Landfill closure necessitates privatized waste collection
When the municipal landfill in Conroe, Texas, was nearing capacity three years ago, city leaders fretted that its inevitable closing would force them to pay disposal costs two to three times higher than those they had been paying. Increased transportation costs also were on the horizon since the alternative landfills were miles outside the city.
Consequently, in 1995, the city decided to get out of the garbage business, awarding Houston-based Browning-Ferris Industries a 10-year contract to serve about 6,500 households, and a year later, the municipal landfill did close, as expected. As a result of the contract, the days, locations and methods of trash pickup have changed in Conroe.
Rather than twice-a-week collections over four days, the garbage is collected twice a week over the course of six days. Each household has a 68- or 96-gallon container cart that uses automated side-loaded trucks rather than the rear-loader trucks the city had used.
Under the contract, residents are allowed to include yard waste in their regular collection. However, households that dispose of more waste than can fit in their container carts must order tags for 40 cents apiece and attach them to the extra items.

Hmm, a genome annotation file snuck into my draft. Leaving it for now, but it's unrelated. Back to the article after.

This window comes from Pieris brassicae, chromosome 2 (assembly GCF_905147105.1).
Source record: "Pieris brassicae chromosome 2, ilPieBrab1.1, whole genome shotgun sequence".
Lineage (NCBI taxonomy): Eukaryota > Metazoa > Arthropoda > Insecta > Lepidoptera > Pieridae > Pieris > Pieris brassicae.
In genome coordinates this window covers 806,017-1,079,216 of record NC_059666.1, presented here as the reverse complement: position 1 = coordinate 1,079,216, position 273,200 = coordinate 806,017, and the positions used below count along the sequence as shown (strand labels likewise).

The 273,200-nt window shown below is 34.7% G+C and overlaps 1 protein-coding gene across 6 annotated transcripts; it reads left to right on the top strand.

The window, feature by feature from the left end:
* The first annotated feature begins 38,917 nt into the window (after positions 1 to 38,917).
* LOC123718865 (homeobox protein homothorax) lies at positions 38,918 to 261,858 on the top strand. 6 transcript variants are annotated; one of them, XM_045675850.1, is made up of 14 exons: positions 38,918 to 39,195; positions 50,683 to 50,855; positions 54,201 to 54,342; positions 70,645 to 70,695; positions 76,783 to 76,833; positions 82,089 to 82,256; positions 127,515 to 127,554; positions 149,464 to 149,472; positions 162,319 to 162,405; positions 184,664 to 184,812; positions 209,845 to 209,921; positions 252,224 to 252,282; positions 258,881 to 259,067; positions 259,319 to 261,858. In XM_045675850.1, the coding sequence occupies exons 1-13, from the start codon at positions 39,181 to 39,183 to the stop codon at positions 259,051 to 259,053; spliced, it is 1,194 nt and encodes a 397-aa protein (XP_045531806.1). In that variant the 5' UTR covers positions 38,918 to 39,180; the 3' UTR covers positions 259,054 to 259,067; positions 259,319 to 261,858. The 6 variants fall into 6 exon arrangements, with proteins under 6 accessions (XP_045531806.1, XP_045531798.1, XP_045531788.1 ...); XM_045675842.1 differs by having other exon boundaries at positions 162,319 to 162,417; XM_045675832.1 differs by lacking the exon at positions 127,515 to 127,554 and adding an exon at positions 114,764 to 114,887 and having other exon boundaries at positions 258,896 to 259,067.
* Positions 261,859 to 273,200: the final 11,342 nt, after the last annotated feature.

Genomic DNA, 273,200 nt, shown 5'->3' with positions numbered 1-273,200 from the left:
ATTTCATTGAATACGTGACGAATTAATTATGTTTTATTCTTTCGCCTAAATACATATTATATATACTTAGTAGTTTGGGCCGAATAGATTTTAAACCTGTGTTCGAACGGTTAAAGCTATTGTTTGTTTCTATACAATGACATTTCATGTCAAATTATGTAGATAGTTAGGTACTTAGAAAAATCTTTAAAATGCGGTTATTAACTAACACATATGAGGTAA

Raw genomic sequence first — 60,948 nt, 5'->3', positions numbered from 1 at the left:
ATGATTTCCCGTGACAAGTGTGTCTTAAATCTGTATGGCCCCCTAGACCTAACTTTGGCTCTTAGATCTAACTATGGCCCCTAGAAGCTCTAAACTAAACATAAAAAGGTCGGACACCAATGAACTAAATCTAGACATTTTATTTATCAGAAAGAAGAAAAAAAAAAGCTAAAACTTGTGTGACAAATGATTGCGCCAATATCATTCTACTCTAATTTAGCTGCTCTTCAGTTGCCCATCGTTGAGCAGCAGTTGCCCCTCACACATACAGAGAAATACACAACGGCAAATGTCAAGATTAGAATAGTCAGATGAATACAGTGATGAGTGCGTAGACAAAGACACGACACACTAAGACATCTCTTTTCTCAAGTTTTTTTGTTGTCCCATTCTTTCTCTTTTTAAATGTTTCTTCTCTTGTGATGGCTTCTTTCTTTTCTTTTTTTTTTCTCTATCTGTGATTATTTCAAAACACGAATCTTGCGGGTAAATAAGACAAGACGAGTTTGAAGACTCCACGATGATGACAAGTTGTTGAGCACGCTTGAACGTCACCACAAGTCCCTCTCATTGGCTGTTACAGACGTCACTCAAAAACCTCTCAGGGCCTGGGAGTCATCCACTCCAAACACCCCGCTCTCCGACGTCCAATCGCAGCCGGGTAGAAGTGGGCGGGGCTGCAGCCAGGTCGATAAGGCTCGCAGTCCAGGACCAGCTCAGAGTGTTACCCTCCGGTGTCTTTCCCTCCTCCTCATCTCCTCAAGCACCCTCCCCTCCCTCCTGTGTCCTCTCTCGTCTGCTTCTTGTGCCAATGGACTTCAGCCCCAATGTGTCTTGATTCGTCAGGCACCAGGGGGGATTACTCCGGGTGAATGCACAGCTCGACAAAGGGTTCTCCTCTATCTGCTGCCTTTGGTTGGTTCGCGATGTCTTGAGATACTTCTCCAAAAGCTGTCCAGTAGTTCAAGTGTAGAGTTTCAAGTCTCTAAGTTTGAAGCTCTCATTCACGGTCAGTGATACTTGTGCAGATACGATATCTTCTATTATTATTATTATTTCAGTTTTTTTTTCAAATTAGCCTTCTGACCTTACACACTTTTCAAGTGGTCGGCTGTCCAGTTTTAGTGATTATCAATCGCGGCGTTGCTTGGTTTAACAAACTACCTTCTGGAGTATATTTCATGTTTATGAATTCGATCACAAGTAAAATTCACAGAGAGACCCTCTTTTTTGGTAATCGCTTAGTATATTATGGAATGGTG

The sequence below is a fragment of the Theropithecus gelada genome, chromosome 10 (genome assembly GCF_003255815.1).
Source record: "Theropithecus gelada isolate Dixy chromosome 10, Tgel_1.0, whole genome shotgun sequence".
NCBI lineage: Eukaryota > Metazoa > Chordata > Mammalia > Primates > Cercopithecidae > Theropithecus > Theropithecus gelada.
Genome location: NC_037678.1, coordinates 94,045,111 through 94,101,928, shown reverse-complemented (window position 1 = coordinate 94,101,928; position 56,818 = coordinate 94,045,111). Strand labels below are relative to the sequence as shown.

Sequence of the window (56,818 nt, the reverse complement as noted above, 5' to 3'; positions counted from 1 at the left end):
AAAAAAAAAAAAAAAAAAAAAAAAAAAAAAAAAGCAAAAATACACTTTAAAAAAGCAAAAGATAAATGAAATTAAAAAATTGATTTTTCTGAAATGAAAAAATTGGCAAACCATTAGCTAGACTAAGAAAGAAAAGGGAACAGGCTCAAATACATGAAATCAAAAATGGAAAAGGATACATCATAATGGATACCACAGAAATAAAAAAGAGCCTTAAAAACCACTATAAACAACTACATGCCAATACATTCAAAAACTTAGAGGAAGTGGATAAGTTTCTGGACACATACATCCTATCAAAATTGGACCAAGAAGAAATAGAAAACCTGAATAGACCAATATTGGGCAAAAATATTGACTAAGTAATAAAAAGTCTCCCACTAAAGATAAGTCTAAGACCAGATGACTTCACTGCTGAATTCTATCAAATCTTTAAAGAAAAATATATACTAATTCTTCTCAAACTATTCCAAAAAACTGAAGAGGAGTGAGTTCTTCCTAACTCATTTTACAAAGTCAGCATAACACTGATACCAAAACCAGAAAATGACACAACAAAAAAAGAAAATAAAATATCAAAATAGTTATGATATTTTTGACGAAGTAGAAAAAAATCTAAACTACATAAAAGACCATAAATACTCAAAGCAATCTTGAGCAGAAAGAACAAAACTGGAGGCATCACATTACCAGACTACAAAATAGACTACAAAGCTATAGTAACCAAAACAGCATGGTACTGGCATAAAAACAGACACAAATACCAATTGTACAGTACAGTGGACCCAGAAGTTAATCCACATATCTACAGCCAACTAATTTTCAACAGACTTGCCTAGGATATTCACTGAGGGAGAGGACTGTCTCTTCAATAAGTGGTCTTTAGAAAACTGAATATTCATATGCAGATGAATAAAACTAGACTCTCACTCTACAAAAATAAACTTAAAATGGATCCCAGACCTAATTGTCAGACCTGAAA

City Manager Craig Lonon estimates about a quarter of the residents participate in curbside recycling, which is available to residents for a one-time fee of $16. A drop-off center has been established for residents who do not use the curbside service and for those who want to get rid of large items such as couches, washers and dryers.
The city expects to save about $190,000 per year with the new contract. Conroe also realized a windfall by selling the department of public works’ garbage trucks, which it no longer needs, to the firm for about $200,000.
Moreover, through attrition, the city is saving money by having fewer employees on its payroll. As part of the contract terms, the 14 city sanitation workers were guaranteed employment with the contractor if they could not find other city jobs. Several retired or found other jobs, and, eventually, only three ended up working for the company.